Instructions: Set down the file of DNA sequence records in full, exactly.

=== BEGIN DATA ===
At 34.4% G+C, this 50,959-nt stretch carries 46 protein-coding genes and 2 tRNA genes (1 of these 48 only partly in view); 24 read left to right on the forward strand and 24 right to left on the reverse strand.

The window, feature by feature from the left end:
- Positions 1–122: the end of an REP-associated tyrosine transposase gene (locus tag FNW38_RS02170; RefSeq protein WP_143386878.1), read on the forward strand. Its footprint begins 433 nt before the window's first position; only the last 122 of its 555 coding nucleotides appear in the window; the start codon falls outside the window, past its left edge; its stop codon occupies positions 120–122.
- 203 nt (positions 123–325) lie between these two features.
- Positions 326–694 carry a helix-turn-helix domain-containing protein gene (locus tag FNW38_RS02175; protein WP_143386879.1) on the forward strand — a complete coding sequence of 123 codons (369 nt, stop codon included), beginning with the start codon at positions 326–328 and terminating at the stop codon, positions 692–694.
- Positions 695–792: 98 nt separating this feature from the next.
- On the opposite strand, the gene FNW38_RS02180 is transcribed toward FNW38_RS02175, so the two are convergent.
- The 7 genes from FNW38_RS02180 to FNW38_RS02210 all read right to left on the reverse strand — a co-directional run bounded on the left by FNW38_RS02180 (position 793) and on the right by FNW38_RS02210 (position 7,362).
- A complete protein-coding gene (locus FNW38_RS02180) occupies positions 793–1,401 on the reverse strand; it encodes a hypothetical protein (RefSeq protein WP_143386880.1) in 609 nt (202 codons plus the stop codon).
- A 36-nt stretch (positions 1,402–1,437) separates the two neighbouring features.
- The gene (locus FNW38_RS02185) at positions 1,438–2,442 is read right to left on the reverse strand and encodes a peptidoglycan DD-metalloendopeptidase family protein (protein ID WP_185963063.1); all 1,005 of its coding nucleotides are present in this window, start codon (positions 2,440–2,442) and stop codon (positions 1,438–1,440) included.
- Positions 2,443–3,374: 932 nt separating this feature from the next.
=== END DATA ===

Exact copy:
At 34.4% G+C, this 50,959-nt stretch carries 46 protein-coding genes and 2 tRNA genes (1 of these 48 only partly in view); 24 read left to right on the forward strand and 24 right to left on the reverse strand.

The window, feature by feature from the left end:
- Positions 1–122: the end of an REP-associated tyrosine transposase gene (locus tag FNW38_RS02170; RefSeq protein WP_143386878.1), read on the forward strand. Its footprint begins 433 nt before the window's first position; only the last 122 of its 555 coding nucleotides appear in the window; the start codon falls outside the window, past its left edge; its stop codon occupies positions 120–122.
- 203 nt (positions 123–325) lie between these two features.
- Positions 326–694 carry a helix-turn-helix domain-containing protein gene (locus tag FNW38_RS02175; protein WP_143386879.1) on the forward strand — a complete coding sequence of 123 codons (369 nt, stop codon included), beginning with the start codon at positions 326–328 and terminating at the stop codon, positions 692–694.
- Positions 695–792: 98 nt separating this feature from the next.
- On the opposite strand, the gene FNW38_RS02180 is transcribed toward FNW38_RS02175, so the two are convergent.
- The 7 genes from FNW38_RS02180 to FNW38_RS02210 all read right to left on the reverse strand — a co-directional run bounded on the left by FNW38_RS02180 (position 793) and on the right by FNW38_RS02210 (position 7,362).
- A complete protein-coding gene (locus FNW38_RS02180) occupies positions 793–1,401 on the reverse strand; it encodes a hypothetical protein (RefSeq protein WP_143386880.1) in 609 nt (202 codons plus the stop codon).
- A 36-nt stretch (positions 1,402–1,437) separates the two neighbouring features.
- The gene (locus FNW38_RS02185) at positions 1,438–2,442 is read right to left on the reverse strand and encodes a peptidoglycan DD-metalloendopeptidase family protein (protein ID WP_185963063.1); all 1,005 of its coding nucleotides are present in this window, start codon (positions 2,440–2,442) and stop codon (positions 1,438–1,440) included.
- Positions 2,443–3,374: 932 nt separating this feature from the next.